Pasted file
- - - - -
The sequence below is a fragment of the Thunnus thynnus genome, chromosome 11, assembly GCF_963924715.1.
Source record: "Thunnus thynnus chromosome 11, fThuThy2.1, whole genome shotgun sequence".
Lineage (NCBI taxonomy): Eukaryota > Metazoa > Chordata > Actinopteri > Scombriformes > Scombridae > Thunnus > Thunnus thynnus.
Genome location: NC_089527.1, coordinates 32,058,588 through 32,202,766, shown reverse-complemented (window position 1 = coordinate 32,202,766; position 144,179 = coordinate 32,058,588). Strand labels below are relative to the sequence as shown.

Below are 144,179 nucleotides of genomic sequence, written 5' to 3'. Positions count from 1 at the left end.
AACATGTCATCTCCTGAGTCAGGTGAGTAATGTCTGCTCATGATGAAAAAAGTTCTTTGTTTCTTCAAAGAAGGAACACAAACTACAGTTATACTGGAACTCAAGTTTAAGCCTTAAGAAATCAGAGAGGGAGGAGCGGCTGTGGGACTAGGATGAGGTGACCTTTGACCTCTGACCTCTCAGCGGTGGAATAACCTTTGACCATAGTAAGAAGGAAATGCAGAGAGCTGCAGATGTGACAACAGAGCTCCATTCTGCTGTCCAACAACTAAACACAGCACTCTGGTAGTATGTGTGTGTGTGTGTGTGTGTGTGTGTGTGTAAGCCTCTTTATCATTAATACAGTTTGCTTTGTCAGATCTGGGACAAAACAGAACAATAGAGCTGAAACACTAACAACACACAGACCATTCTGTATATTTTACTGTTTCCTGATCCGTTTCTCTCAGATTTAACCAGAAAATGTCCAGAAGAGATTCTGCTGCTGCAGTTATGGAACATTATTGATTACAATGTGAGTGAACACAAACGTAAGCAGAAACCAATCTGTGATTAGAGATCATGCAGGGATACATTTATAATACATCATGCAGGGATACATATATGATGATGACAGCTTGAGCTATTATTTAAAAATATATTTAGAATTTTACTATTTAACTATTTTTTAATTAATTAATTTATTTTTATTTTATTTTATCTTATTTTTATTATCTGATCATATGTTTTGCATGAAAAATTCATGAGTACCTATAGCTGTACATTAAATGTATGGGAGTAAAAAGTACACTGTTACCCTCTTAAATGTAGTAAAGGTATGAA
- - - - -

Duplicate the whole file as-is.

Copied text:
The sequence below is a fragment of the Thunnus thynnus genome, chromosome 11, assembly GCF_963924715.1.
Source record: "Thunnus thynnus chromosome 11, fThuThy2.1, whole genome shotgun sequence".
Lineage (NCBI taxonomy): Eukaryota > Metazoa > Chordata > Actinopteri > Scombriformes > Scombridae > Thunnus > Thunnus thynnus.
Genome location: NC_089527.1, coordinates 32,058,588 through 32,202,766, shown reverse-complemented (window position 1 = coordinate 32,202,766; position 144,179 = coordinate 32,058,588). Strand labels below are relative to the sequence as shown.

Below are 144,179 nucleotides of genomic sequence, written 5' to 3'. Positions count from 1 at the left end.
AACATGTCATCTCCTGAGTCAGGTGAGTAATGTCTGCTCATGATGAAAAAAGTTCTTTGTTTCTTCAAAGAAGGAACACAAACTACAGTTATACTGGAACTCAAGTTTAAGCCTTAAGAAATCAGAGAGGGAGGAGCGGCTGTGGGACTAGGATGAGGTGACCTTTGACCTCTGACCTCTCAGCGGTGGAATAACCTTTGACCATAGTAAGAAGGAAATGCAGAGAGCTGCAGATGTGACAACAGAGCTCCATTCTGCTGTCCAACAACTAAACACAGCACTCTGGTAGTATGTGTGTGTGTGTGTGTGTGTGTGTGTGTGTAAGCCTCTTTATCATTAATACAGTTTGCTTTGTCAGATCTGGGACAAAACAGAACAATAGAGCTGAAACACTAACAACACACAGACCATTCTGTATATTTTACTGTTTCCTGATCCGTTTCTCTCAGATTTAACCAGAAAATGTCCAGAAGAGATTCTGCTGCTGCAGTTATGGAACATTATTGATTACAATGTGAGTGAACACAAACGTAAGCAGAAACCAATCTGTGATTAGAGATCATGCAGGGATACATTTATAATACATCATGCAGGGATACATATATGATGATGACAGCTTGAGCTATTATTTAAAAATATATTTAGAATTTTACTATTTAACTATTTTTTAATTAATTAATTTATTTTTATTTTATTTTATCTTATTTTTATTATCTGATCATATGTTTTGCATGAAAAATTCATGAGTACCTATAGCTGTACATTAAATGTATGGGAGTAAAAAGTACACTGTTACCCTCTTAAATGTAGTAAAGGTATGAA